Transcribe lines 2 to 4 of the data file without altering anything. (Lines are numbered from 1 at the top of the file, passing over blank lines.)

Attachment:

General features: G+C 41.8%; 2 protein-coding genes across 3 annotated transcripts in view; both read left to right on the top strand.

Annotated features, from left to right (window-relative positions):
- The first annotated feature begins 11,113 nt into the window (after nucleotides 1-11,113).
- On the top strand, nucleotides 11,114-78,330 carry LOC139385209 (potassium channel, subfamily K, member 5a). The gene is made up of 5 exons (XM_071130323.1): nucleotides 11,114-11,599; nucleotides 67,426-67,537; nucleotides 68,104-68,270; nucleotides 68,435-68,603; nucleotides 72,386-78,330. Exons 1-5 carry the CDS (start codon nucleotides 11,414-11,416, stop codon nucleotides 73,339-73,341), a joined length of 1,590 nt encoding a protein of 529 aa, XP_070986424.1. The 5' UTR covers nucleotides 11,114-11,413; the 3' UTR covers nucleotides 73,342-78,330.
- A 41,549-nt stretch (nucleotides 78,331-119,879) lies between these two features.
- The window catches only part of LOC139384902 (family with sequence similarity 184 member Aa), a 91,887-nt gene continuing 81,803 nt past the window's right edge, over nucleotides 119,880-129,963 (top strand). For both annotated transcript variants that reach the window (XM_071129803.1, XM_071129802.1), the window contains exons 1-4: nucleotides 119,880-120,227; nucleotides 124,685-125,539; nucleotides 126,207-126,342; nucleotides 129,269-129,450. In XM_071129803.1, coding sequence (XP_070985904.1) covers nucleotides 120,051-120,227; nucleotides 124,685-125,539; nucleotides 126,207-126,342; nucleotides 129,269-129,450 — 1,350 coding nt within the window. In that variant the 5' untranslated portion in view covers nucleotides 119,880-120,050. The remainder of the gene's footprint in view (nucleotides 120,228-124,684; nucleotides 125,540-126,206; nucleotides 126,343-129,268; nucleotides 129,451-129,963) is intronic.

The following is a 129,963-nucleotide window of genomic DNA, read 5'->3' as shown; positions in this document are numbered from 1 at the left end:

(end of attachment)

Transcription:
Annotated features, from left to right (window-relative positions):
- The first annotated feature begins 11,113 nt into the window (after nucleotides 1-11,113).
- On the top strand, nucleotides 11,114-78,330 carry LOC139385209 (potassium channel, subfamily K, member 5a). The gene is made up of 5 exons (XM_071130323.1): nucleotides 11,114-11,599; nucleotides 67,426-67,537; nucleotides 68,104-68,270; nucleotides 68,435-68,603; nucleotides 72,386-78,330. Exons 1-5 carry the CDS (start codon nucleotides 11,414-11,416, stop codon nucleotides 73,339-73,341), a joined length of 1,590 nt encoding a protein of 529 aa, XP_070986424.1. The 5' UTR covers nucleotides 11,114-11,413; the 3' UTR covers nucleotides 73,342-78,330.